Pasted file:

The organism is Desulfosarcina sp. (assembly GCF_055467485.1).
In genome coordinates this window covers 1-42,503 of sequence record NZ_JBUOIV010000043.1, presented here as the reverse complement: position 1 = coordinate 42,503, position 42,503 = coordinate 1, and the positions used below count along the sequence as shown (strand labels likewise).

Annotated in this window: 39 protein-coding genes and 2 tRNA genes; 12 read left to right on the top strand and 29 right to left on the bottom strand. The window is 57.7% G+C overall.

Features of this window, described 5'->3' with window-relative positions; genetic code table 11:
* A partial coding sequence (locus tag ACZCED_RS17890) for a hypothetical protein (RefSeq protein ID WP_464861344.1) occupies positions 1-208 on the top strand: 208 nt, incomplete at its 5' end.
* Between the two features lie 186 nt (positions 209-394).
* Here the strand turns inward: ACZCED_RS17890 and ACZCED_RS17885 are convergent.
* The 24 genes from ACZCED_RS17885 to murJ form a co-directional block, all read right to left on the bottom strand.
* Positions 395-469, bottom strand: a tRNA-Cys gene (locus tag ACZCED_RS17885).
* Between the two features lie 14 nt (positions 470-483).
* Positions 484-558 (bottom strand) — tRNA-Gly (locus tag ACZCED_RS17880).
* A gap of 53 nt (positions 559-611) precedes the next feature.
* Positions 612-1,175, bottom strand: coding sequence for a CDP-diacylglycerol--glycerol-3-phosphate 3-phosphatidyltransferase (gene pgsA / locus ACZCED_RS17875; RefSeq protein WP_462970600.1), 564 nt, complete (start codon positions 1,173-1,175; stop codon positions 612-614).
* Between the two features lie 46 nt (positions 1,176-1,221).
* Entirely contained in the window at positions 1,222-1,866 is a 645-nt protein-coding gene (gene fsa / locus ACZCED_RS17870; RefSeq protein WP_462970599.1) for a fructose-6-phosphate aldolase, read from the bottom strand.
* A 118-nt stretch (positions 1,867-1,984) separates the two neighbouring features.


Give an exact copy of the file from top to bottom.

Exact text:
The organism is Desulfosarcina sp. (assembly GCF_055467485.1).
In genome coordinates this window covers 1-42,503 of sequence record NZ_JBUOIV010000043.1, presented here as the reverse complement: position 1 = coordinate 42,503, position 42,503 = coordinate 1, and the positions used below count along the sequence as shown (strand labels likewise).

Annotated in this window: 39 protein-coding genes and 2 tRNA genes; 12 read left to right on the top strand and 29 right to left on the bottom strand. The window is 57.7% G+C overall.

Features of this window, described 5'->3' with window-relative positions; genetic code table 11:
* A partial coding sequence (locus tag ACZCED_RS17890) for a hypothetical protein (RefSeq protein ID WP_464861344.1) occupies positions 1-208 on the top strand: 208 nt, incomplete at its 5' end.
* Between the two features lie 186 nt (positions 209-394).
* Here the strand turns inward: ACZCED_RS17890 and ACZCED_RS17885 are convergent.
* The 24 genes from ACZCED_RS17885 to murJ form a co-directional block, all read right to left on the bottom strand.
* Positions 395-469, bottom strand: a tRNA-Cys gene (locus tag ACZCED_RS17885).
* Between the two features lie 14 nt (positions 470-483).
* Positions 484-558 (bottom strand) — tRNA-Gly (locus tag ACZCED_RS17880).
* A gap of 53 nt (positions 559-611) precedes the next feature.
* Positions 612-1,175, bottom strand: coding sequence for a CDP-diacylglycerol--glycerol-3-phosphate 3-phosphatidyltransferase (gene pgsA / locus ACZCED_RS17875; RefSeq protein WP_462970600.1), 564 nt, complete (start codon positions 1,173-1,175; stop codon positions 612-614).
* Between the two features lie 46 nt (positions 1,176-1,221).
* Entirely contained in the window at positions 1,222-1,866 is a 645-nt protein-coding gene (gene fsa / locus ACZCED_RS17870; RefSeq protein WP_462970599.1) for a fructose-6-phosphate aldolase, read from the bottom strand.
* A 118-nt stretch (positions 1,867-1,984) separates the two neighbouring features.